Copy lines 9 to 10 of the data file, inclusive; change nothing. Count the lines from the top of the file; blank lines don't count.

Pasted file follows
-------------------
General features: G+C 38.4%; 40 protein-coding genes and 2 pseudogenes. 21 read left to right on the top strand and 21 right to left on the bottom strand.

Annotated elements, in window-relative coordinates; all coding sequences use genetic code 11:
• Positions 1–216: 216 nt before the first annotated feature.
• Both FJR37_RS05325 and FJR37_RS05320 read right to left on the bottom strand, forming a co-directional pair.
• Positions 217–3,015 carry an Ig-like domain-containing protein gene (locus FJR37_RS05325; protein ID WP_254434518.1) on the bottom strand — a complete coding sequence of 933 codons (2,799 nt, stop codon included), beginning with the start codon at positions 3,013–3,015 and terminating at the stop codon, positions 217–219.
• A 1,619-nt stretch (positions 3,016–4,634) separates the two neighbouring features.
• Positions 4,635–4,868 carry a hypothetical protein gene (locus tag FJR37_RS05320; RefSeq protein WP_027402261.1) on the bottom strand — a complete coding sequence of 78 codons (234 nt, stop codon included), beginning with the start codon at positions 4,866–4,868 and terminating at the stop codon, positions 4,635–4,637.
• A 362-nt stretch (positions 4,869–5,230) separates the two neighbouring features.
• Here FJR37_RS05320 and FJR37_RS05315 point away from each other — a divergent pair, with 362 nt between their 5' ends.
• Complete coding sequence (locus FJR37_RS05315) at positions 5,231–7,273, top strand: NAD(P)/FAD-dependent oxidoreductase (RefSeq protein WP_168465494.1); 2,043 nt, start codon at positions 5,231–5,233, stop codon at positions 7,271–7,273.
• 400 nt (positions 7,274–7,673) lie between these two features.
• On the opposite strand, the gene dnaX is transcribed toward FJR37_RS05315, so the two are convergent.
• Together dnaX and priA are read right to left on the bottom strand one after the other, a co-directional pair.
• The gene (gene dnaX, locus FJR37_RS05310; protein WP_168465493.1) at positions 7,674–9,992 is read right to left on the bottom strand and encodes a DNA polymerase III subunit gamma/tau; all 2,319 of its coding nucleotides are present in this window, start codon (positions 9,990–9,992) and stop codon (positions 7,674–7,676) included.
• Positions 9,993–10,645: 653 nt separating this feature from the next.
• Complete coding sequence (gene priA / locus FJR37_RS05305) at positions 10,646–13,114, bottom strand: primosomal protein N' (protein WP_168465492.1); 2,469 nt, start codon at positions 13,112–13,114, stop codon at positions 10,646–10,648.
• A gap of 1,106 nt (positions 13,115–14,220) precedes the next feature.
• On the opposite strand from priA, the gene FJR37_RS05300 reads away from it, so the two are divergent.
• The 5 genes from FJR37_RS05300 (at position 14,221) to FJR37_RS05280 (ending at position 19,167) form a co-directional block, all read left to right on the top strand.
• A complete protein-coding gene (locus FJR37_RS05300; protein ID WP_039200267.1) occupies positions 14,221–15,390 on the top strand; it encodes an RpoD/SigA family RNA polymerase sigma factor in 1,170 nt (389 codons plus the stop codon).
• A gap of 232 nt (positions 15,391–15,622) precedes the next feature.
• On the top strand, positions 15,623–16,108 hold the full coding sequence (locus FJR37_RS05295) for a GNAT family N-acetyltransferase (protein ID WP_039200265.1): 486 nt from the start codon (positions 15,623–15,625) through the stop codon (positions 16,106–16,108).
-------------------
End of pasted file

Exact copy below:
• Here FJR37_RS05320 and FJR37_RS05315 point away from each other — a divergent pair, with 362 nt between their 5' ends.
• Complete coding sequence (locus FJR37_RS05315) at positions 5,231–7,273, top strand: NAD(P)/FAD-dependent oxidoreductase (RefSeq protein WP_168465494.1); 2,043 nt, start codon at positions 5,231–5,233, stop codon at positions 7,271–7,273.